The Reach weren’t best pleased that Jaime’s scarab, a weapon with which they would invade Earth, was in possession of a human and seemingly malfunctioning, so they came into conflict. It was during their ongoing fights that Jaime joined up with the Teen Titans, eventually becoming a member of the team after overcoming confidence issues. (This relationship was also shown in the DC animated series Young Justice, before it was unfortunately cancelled.) But then, as these DC tales always go, Barry Allen messed with the timestream, and things got broken.

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Blue Beetle vol. 7 #36, by Matt Sturges and Rafael Albuquerque, cover by Cully Hamner

 

His origin was changed, as Infinite Crisis no longer happened, but he was still attached to a Reach scarab. This time, the scarab was broken, allowing for Jaime to remain uncontrolled when the Reach try to attack him. He teams up with Kyle Rayner to save a planet being attacked by the reach. But, ultimately, not much happens, because Jaime was criminally underused in the New 52, which is something I’m not at all happy with DC about.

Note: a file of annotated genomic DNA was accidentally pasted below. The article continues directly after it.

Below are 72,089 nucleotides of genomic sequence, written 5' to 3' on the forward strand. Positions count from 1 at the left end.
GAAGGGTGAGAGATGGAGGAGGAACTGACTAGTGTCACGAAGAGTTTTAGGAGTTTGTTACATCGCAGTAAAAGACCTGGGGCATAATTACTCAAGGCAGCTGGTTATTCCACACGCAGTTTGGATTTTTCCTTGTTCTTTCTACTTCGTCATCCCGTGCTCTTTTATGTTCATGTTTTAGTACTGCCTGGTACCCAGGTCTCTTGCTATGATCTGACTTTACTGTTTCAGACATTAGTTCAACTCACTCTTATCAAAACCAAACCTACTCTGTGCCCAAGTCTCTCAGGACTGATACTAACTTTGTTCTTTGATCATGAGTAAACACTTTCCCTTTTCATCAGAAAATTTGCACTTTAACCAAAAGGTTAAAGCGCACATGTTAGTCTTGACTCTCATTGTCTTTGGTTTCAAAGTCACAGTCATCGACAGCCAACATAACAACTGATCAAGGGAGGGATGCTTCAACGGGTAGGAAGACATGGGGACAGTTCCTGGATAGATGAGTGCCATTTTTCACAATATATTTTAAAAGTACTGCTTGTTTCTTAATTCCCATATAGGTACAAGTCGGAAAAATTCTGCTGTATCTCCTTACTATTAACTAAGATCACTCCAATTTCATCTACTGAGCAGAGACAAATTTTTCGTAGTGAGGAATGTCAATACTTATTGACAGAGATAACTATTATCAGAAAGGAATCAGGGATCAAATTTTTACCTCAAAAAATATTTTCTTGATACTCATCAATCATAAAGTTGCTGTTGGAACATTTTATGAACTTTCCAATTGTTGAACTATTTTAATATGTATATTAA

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But, with DC Rebirth, Jaime is back. Interestingly, so is Ted Kord, and they are currently teaming up to fight crime. Two generations of the same hero, fighting alongside one another. Now that is a legacy hero. Not Batman with his legion of sidekicks that have gone on to outshine him, not Superman and his son – though that is hella close. No, this is a hero who died, coaching and fighting with the hero that took his mantle. And I love it.

~

James, The Wonder Witch

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Character of the Week: The Wasp

Janet van Dyne is a legend. Created purely so Ant-Man had a female sidekick, she grew quickly to be a founding Avenger, and from there has only gone on to greater heights.